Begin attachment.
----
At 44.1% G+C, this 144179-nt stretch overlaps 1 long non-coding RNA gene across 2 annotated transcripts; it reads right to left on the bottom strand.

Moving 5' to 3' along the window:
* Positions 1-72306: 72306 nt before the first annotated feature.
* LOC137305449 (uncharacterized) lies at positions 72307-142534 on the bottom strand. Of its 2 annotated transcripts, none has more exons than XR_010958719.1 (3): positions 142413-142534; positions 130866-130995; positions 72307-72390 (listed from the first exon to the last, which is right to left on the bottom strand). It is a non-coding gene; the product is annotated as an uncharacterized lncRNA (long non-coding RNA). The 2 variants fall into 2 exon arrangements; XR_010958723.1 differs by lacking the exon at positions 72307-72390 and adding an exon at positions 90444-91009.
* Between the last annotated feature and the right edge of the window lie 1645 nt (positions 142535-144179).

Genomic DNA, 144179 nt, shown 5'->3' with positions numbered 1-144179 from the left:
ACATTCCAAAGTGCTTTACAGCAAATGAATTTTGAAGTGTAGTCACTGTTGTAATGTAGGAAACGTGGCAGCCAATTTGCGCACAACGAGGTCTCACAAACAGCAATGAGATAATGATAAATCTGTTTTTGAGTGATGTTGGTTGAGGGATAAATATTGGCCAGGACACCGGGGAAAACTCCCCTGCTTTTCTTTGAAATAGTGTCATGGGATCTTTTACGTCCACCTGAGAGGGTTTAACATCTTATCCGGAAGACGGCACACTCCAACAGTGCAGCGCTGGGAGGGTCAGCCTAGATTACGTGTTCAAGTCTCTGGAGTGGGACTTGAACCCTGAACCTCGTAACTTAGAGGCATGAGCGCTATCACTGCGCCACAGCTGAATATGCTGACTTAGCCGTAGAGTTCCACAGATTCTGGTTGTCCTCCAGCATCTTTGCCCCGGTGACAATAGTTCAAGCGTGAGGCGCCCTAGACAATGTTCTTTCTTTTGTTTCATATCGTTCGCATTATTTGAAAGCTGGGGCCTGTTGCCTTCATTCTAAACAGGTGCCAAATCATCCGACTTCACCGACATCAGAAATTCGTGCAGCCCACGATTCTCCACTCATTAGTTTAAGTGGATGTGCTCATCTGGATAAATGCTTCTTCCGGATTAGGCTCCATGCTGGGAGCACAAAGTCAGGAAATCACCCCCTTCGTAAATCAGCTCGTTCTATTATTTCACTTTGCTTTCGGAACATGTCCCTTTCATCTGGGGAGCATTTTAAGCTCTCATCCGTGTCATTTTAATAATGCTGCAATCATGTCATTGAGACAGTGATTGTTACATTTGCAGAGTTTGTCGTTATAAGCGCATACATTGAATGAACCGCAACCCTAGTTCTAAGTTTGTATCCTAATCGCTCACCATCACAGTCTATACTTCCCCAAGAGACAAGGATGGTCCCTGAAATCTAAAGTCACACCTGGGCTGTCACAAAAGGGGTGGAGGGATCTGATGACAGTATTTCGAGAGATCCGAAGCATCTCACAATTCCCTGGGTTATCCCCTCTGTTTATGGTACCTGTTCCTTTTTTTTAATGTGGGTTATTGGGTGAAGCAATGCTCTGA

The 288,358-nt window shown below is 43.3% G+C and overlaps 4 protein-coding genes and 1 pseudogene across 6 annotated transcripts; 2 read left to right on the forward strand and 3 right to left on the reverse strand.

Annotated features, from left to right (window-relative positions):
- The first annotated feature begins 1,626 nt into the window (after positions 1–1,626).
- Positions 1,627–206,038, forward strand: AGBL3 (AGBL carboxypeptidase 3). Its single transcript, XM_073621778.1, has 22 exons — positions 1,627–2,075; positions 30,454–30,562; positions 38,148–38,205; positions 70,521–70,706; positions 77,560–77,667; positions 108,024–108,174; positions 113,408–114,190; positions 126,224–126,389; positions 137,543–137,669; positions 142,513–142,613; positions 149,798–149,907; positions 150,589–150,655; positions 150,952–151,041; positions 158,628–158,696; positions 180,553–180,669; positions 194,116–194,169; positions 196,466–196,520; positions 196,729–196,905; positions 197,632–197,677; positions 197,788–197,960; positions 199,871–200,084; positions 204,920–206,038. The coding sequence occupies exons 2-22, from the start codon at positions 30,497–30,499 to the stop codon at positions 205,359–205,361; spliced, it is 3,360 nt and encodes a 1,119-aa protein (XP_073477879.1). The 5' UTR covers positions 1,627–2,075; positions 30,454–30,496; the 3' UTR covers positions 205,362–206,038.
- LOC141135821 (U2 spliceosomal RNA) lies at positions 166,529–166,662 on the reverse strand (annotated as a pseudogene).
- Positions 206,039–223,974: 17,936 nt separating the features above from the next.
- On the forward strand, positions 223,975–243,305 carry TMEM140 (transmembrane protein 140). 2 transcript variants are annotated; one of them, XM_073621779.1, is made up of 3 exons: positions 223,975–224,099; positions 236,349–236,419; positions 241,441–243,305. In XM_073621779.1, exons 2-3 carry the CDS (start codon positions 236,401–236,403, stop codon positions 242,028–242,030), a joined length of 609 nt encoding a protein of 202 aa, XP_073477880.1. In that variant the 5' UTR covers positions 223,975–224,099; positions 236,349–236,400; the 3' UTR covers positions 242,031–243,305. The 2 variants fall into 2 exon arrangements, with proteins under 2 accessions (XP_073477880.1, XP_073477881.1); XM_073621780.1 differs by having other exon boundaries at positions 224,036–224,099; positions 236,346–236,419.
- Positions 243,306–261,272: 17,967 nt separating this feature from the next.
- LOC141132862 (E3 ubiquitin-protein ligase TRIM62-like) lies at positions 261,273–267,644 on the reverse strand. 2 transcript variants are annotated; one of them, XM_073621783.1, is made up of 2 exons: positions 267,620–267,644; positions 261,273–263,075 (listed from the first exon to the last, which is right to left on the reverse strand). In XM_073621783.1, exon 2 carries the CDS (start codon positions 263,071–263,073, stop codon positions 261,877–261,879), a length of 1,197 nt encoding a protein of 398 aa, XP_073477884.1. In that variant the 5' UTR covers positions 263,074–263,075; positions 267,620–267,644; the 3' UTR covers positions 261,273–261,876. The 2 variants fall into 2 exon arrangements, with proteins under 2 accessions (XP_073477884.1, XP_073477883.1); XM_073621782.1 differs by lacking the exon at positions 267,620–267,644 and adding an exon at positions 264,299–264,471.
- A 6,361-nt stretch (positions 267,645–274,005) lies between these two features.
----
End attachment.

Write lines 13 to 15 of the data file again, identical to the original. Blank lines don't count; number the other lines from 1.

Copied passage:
- Positions 206,039–223,974: 17,936 nt separating the features above from the next.
- On the forward strand, positions 223,975–243,305 carry TMEM140 (transmembrane protein 140). 2 transcript variants are annotated; one of them, XM_073621779.1, is made up of 3 exons: positions 223,975–224,099; positions 236,349–236,419; positions 241,441–243,305. In XM_073621779.1, exons 2-3 carry the CDS (start codon positions 236,401–236,403, stop codon positions 242,028–242,030), a joined length of 609 nt encoding a protein of 202 aa, XP_073477880.1. In that variant the 5' UTR covers positions 223,975–224,099; positions 236,349–236,400; the 3' UTR covers positions 242,031–243,305. The 2 variants fall into 2 exon arrangements, with proteins under 2 accessions (XP_073477880.1, XP_073477881.1); XM_073621780.1 differs by having other exon boundaries at positions 224,036–224,099; positions 236,346–236,419.
- Positions 243,306–261,272: 17,967 nt separating this feature from the next.